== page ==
All these complications mean the engines are more complicated, have more electronic controls, and as a result are not the bulletproof machines of yore.  My old Mercedes W123 was totally mechanical, down to the fuel injection.  Once started, it required no electrical system to run and in fact, there was no real way to shut it off, other than to cut off the air supply, which was achieved by a butterfly valve actuated by a vacuum line.  If that line came undone (as it did once) the engine could not be shut off.  Such was the nature of diesels back then.  Today, less so.

Since the VW emissions scandal, which seems to be encompassing more and more manufacturers (such as BMW) it seems that diesels are falling from favor.  VW is promising to go all-electric, or at least mostly electric - and other manufacturers are following suit.  Diesels for small cars are simply disappearing from the roadways as, economically, they make less and less sense.

Of course, some people are "diesel faithful" such as my neighbor from Ithaca, New York, who thought having a Diesel Jetta was not only cool, but a political statement - which spells trouble right there.   Never mind that diesels pollute more than gas engines - he was convinced that somehow his "eco-diesel" was saving the environment.  Hey, you can burn fryer oil!   But of course, he didn't, as converting fryer oil to diesel fuel is a messy and time-consuming process and, oh-by-the-way, there aren't enough fryers in the world to power even a tenth of a percent of the world's fleet.

Diesels turned out to be a lot about posturing and less about practicality.  The leftist drives his diesel VW convinced he is saving the world.  The motorhome owner buys a diesel so he can play pretend bus-driver.   The pickup truck buyer wants to pay pretend trucker - and scratch his balls while he makes lots of smoke and noise.   Outta da way!  Diesel trucker coming through!

But the rest of us simply find diesel pickups - particularly ones modified with ridiculous garbage-can sized exhaust pipes that are even louder than normal - to be just annoying and slow.

If you like to read old-time car literature (and who doesn't?) it is interesting to see how many over-the-road trucks back in the day had tiny engines - often gas engines.   They didn't go very fast, of course, but they did get the job done.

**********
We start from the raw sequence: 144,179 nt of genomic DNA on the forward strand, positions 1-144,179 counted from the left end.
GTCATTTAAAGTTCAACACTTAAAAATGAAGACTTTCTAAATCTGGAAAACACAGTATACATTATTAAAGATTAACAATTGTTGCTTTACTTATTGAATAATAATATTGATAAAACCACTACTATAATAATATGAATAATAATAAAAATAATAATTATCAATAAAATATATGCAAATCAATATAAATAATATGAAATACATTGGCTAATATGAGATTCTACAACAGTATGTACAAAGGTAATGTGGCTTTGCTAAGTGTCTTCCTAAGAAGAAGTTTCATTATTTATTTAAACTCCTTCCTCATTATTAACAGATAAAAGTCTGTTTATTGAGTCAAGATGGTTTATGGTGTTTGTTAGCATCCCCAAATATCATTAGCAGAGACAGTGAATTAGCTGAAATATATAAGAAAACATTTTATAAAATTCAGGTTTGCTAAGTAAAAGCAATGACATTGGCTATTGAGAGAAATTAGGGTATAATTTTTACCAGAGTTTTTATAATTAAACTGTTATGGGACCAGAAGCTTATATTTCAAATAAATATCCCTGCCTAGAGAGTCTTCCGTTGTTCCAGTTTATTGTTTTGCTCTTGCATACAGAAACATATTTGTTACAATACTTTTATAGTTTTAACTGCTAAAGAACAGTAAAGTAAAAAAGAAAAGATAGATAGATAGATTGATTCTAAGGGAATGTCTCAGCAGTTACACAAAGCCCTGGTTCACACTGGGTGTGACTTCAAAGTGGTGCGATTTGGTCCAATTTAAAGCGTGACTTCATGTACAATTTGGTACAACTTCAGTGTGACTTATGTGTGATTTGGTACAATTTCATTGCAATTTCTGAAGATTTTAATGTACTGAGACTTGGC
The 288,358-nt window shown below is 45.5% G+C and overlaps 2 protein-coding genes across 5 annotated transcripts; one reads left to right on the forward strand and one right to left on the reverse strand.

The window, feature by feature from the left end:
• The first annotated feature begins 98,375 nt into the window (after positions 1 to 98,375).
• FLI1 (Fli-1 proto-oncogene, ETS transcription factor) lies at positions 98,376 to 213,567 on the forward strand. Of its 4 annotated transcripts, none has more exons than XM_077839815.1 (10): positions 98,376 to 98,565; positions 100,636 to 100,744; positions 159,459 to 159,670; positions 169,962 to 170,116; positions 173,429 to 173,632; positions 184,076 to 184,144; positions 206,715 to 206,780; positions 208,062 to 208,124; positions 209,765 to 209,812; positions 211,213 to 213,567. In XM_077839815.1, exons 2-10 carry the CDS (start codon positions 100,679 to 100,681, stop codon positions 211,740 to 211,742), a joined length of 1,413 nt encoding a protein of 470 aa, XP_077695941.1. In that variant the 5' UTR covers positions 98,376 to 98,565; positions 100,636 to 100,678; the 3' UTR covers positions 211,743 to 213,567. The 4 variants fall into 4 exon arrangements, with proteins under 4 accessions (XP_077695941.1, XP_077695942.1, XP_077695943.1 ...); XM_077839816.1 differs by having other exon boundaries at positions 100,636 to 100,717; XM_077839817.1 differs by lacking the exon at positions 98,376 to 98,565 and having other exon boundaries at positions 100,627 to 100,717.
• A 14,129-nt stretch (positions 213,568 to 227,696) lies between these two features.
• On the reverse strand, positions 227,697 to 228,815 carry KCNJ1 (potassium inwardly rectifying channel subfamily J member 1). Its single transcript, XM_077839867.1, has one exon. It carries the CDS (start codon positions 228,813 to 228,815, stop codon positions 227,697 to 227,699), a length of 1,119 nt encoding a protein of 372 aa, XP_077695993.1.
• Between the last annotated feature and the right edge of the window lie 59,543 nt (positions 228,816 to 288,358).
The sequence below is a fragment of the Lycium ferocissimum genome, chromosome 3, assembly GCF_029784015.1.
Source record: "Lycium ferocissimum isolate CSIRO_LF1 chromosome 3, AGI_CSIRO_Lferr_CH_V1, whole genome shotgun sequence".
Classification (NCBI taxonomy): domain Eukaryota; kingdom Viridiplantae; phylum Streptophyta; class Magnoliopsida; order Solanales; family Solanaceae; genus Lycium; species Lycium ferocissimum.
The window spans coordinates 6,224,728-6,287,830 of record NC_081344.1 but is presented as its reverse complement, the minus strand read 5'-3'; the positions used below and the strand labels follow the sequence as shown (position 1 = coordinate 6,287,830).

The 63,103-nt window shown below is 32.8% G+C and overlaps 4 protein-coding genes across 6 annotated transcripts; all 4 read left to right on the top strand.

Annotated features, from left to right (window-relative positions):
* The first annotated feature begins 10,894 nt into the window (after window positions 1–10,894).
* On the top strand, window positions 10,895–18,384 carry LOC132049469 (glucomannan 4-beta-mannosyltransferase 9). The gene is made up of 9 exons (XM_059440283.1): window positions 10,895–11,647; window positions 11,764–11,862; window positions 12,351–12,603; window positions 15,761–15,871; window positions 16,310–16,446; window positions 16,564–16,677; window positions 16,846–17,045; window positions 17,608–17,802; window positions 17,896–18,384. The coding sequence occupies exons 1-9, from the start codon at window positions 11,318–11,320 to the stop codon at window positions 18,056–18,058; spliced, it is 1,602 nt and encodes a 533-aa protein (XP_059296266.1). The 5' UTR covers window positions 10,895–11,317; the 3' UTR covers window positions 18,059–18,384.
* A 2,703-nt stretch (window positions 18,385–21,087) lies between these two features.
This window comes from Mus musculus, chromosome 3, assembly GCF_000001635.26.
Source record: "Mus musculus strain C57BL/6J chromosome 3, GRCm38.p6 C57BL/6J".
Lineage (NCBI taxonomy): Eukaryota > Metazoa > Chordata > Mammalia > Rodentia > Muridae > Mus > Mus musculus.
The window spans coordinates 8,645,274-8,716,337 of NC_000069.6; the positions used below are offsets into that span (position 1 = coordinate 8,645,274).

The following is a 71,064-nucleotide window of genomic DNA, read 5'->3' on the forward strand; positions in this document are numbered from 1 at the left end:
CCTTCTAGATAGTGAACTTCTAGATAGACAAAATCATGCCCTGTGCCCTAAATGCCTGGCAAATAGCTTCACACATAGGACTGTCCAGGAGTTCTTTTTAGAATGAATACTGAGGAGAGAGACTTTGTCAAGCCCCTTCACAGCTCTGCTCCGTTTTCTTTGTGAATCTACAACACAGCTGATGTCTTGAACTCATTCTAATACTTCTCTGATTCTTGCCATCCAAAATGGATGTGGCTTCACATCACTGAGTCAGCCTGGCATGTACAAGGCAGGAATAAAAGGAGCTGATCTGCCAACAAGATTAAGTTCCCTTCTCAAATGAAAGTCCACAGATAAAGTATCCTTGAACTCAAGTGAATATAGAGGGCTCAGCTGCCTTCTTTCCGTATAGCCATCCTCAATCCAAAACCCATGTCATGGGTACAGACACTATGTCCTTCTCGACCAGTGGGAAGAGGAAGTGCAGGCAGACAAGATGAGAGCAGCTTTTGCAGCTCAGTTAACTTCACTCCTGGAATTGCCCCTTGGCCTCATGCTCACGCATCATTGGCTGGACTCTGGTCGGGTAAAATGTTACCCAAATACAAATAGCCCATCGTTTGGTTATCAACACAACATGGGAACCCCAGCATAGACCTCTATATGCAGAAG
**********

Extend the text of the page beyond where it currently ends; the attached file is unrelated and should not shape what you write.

Many of the diesel drivers of today are driving diesel simply for status reasons.   That, and they have issues about their masculinity and need to overcompensate - itself a form of status-seeking.   It is also a form of the "professional grade" trap - where people buy overpriced "professional grade" appliances and items, thinking that their experience will be improved, when in fact, it is just made more expensive.

Will diesels go away?  Not in the short-term or even the long-term.  Odds are, they will continue to dominate heavy-duty trucks and even heavier-duty light trucks.  But for passenger cars and light trucks, they will shrink in market share if not disappear entirely, in the case of cars.   Certifying diesel emissions will get harder and harder to do, and manufacturers may drop them from even light trucks, if demand doesn't warrant the cost of certification.

I suppose if a manufacturer came up with a high-mileage diesel with low emissions (without cheating) AND the price of diesel fuel dropped precipitously, things might change. And the latter could change, as in America, the high cost of diesel fuel has more to do with refinery design and capacity than anything else.  The flood of fracking oil hitting the market is a light, sweet crude, well-suited to making gasoline.  But our refineries are set up to crack diesel from heavier, high-sulfur crudes, such as from the middle-east or Venezuela.  Changes in politics could change the price of diesel - one way or the other.  I am not sure change in technology will occur to overcome the technical problems.

For myself, buying a diesel was not even an option.   I simply don't drive enough to warrant the extra cost (and even if I drove a lot, the fuel costs would wash) or haul heavy enough loads to warrant the horsepower.   Maybe, someday, if we bought a boat, it might have a diesel engine.  But the more I look at the cost of owing boats, the more I think renting them is a nice option.